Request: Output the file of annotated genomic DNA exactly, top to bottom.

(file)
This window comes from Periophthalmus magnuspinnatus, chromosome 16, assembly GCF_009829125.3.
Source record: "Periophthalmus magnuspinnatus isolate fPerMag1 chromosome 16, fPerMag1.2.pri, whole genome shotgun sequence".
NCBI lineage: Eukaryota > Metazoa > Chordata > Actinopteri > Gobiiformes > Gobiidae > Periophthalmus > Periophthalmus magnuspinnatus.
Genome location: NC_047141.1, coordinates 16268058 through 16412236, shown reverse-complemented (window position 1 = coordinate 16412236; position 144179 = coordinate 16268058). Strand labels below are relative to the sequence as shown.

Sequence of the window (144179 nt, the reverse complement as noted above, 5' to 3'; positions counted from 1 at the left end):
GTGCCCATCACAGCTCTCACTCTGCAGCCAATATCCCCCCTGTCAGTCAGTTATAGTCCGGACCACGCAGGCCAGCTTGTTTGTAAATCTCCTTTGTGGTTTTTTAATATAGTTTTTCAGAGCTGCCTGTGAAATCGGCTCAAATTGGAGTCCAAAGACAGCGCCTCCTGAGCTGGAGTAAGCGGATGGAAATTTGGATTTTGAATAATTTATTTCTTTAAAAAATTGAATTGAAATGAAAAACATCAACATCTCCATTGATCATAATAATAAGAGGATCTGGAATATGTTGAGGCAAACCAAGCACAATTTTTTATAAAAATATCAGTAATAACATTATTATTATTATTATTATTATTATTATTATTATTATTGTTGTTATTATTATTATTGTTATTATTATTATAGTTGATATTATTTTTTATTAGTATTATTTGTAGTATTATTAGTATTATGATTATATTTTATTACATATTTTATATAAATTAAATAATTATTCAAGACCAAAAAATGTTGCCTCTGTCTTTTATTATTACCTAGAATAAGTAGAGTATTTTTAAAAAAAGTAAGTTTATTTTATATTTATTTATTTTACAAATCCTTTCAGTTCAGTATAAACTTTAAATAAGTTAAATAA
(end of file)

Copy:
This window comes from Periophthalmus magnuspinnatus, chromosome 16, assembly GCF_009829125.3.
Source record: "Periophthalmus magnuspinnatus isolate fPerMag1 chromosome 16, fPerMag1.2.pri, whole genome shotgun sequence".
NCBI lineage: Eukaryota > Metazoa > Chordata > Actinopteri > Gobiiformes > Gobiidae > Periophthalmus > Periophthalmus magnuspinnatus.
Genome location: NC_047141.1, coordinates 16268058 through 16412236, shown reverse-complemented (window position 1 = coordinate 16412236; position 144179 = coordinate 16268058). Strand labels below are relative to the sequence as shown.

Sequence of the window (144179 nt, the reverse complement as noted above, 5' to 3'; positions counted from 1 at the left end):
GTGCCCATCACAGCTCTCACTCTGCAGCCAATATCCCCCCTGTCAGTCAGTTATAGTCCGGACCACGCAGGCCAGCTTGTTTGTAAATCTCCTTTGTGGTTTTTTAATATAGTTTTTCAGAGCTGCCTGTGAAATCGGCTCAAATTGGAGTCCAAAGACAGCGCCTCCTGAGCTGGAGTAAGCGGATGGAAATTTGGATTTTGAATAATTTATTTCTTTAAAAAATTGAATTGAAATGAAAAACATCAACATCTCCATTGATCATAATAATAAGAGGATCTGGAATATGTTGAGGCAAACCAAGCACAATTTTTTATAAAAATATCAGTAATAACATTATTATTATTATTATTATTATTATTATTATTATTATTGTTGTTATTATTATTATTGTTATTATTATTATAGTTGATATTATTTTTTATTAGTATTATTTGTAGTATTATTAGTATTATGATTATATTTTATTACATATTTTATATAAATTAAATAATTATTCAAGACCAAAAAATGTTGCCTCTGTCTTTTATTATTACCTAGAATAAGTAGAGTATTTTTAAAAAAAGTAAGTTTATTTTATATTTATTTATTTTACAAATCCTTTCAGTTCAGTATAAACTTTAAATAAGTTAAATAA